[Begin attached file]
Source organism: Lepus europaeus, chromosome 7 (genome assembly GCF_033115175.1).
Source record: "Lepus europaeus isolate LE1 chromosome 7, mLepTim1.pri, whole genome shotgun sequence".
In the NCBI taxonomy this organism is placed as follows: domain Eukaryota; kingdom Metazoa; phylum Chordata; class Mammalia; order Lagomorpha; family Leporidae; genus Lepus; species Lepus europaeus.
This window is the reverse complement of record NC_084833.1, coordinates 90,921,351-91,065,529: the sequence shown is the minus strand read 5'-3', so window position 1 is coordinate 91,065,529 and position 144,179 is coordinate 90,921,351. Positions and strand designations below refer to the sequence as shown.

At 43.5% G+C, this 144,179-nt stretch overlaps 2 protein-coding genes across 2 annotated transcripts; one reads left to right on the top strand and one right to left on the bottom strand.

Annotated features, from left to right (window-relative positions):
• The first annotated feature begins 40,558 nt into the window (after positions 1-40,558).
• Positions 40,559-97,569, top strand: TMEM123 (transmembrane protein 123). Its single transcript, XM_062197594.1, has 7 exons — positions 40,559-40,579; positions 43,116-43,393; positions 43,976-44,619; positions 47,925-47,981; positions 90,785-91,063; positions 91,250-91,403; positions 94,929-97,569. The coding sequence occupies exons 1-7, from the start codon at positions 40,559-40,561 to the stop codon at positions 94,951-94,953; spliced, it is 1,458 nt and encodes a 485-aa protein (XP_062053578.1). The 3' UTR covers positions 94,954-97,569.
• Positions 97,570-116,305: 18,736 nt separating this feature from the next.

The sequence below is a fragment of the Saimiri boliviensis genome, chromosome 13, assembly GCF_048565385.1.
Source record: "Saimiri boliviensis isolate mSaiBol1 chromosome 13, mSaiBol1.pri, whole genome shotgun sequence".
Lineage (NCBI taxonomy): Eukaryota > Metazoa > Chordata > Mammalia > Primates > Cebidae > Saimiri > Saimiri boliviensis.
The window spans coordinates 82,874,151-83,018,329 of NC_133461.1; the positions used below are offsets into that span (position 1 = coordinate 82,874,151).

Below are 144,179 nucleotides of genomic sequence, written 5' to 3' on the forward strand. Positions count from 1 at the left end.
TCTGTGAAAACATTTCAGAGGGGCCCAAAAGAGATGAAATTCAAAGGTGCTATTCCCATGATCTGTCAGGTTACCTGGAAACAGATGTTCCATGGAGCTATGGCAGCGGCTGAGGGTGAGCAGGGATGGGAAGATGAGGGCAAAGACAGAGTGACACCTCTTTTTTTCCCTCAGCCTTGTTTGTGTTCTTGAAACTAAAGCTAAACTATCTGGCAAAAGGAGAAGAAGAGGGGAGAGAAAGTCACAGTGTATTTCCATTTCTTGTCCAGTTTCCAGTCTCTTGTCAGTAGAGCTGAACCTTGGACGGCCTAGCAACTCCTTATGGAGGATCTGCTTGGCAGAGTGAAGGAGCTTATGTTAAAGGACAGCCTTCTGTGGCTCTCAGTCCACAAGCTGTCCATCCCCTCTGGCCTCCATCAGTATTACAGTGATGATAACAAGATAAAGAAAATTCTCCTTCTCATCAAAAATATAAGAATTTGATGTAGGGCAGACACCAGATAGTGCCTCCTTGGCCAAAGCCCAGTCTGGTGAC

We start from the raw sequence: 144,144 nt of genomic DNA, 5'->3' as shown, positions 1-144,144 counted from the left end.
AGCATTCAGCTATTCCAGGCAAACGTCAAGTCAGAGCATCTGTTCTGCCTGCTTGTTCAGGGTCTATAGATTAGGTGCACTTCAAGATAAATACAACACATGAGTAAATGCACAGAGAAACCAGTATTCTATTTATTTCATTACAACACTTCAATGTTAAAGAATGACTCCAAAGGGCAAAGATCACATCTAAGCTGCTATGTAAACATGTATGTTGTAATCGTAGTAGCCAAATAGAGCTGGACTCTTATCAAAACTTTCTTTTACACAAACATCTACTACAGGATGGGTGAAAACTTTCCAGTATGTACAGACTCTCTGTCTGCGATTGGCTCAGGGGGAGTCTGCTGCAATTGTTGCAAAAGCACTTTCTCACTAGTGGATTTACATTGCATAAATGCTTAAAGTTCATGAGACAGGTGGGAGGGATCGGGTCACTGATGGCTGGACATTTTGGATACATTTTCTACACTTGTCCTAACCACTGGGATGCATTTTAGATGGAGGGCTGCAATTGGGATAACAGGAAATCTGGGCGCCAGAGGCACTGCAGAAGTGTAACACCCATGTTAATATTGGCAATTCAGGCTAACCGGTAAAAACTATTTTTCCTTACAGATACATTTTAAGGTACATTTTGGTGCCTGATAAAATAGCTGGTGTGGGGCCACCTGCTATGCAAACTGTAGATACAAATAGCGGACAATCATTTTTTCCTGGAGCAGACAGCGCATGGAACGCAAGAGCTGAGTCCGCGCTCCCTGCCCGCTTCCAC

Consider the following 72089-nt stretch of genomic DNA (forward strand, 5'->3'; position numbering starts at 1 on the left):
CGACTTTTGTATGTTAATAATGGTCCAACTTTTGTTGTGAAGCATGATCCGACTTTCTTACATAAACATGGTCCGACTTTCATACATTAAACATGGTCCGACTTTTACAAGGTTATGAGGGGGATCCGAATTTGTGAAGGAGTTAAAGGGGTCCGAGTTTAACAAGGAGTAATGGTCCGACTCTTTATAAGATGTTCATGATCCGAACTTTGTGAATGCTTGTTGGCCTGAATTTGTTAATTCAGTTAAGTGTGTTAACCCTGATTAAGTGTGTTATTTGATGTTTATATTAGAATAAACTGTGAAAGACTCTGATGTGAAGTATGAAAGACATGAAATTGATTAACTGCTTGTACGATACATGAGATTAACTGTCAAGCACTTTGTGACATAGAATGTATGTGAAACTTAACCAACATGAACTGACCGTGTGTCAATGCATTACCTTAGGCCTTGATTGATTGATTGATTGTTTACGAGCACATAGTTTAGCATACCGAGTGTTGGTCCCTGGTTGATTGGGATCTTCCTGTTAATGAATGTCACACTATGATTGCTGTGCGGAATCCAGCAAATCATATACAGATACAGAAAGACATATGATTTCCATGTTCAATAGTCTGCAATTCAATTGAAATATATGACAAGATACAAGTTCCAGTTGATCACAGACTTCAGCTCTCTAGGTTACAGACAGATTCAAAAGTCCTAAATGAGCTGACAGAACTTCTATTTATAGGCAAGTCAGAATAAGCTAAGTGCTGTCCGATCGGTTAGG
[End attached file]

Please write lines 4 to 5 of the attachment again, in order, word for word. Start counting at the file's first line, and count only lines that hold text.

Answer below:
This window is the reverse complement of record NC_084833.1, coordinates 90,921,351-91,065,529: the sequence shown is the minus strand read 5'-3', so window position 1 is coordinate 91,065,529 and position 144,179 is coordinate 90,921,351. Positions and strand designations below refer to the sequence as shown.

At 43.5% G+C, this 144,179-nt stretch overlaps 2 protein-coding genes across 2 annotated transcripts; one reads left to right on the top strand and one right to left on the bottom strand.